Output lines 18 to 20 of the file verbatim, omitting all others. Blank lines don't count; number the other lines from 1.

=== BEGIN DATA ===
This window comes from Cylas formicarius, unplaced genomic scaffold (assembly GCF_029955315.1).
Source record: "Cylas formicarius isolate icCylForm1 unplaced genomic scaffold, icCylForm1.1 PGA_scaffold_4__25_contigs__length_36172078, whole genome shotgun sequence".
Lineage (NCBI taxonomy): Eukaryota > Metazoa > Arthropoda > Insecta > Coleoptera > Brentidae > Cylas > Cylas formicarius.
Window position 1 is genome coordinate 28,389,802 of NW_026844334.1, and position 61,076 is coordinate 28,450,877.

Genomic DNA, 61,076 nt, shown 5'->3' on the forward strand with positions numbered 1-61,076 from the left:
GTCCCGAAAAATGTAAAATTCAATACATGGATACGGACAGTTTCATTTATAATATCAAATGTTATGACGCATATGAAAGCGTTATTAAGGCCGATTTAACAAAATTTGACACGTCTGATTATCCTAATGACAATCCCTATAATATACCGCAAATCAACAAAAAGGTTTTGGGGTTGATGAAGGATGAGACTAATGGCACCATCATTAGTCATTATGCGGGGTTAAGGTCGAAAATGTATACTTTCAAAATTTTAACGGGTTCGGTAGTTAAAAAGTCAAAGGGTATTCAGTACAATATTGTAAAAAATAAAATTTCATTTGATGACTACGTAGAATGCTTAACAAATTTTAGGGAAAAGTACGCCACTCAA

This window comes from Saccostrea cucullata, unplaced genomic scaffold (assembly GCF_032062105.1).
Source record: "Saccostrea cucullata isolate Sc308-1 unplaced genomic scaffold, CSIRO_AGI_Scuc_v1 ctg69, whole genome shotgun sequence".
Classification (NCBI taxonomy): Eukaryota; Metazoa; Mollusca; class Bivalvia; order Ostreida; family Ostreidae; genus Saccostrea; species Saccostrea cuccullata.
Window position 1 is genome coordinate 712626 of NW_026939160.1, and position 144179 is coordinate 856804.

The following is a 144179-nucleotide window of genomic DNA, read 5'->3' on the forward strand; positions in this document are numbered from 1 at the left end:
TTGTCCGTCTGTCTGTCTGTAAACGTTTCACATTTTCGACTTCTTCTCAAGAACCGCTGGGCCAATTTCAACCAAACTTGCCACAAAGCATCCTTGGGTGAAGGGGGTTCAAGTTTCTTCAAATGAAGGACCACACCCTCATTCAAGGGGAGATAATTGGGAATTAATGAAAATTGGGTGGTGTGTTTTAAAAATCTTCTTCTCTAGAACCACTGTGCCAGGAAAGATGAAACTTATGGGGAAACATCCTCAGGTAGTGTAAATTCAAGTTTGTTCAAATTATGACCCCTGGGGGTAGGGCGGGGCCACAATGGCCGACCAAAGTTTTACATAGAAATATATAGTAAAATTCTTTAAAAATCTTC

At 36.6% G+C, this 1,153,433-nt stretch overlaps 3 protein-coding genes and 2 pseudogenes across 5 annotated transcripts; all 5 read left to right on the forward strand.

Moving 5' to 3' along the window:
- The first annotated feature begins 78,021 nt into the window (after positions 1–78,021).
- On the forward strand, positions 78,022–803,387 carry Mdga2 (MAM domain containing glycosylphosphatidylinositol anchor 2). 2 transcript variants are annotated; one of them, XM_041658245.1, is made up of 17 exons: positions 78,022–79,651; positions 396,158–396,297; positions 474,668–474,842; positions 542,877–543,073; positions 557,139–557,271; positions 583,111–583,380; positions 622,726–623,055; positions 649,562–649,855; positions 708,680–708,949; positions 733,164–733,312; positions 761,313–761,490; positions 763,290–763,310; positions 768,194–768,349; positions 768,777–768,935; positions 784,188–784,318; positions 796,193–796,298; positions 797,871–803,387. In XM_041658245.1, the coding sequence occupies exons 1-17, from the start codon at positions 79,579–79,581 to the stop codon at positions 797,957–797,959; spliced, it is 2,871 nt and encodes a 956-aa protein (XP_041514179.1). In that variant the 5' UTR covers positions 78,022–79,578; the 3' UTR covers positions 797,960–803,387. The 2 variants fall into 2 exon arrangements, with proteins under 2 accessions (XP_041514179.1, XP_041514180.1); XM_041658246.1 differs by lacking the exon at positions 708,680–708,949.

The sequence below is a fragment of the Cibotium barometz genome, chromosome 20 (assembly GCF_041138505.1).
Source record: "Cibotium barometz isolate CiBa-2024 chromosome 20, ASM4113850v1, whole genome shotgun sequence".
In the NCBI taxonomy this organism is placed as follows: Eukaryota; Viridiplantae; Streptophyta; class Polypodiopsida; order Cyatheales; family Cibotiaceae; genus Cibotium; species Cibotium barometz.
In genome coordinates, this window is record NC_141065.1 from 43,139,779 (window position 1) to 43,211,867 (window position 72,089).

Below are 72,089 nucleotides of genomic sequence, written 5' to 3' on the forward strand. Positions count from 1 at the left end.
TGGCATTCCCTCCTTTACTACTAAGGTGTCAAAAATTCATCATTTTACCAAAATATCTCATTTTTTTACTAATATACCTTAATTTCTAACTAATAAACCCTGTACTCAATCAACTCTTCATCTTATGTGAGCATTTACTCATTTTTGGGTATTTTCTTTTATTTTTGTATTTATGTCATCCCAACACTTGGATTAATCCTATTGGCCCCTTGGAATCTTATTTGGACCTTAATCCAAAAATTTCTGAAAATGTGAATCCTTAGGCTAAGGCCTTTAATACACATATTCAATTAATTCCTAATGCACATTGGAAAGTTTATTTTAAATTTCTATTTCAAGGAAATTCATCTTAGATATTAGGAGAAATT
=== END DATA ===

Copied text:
Source record: "Cibotium barometz isolate CiBa-2024 chromosome 20, ASM4113850v1, whole genome shotgun sequence".
In the NCBI taxonomy this organism is placed as follows: Eukaryota; Viridiplantae; Streptophyta; class Polypodiopsida; order Cyatheales; family Cibotiaceae; genus Cibotium; species Cibotium barometz.
In genome coordinates, this window is record NC_141065.1 from 43,139,779 (window position 1) to 43,211,867 (window position 72,089).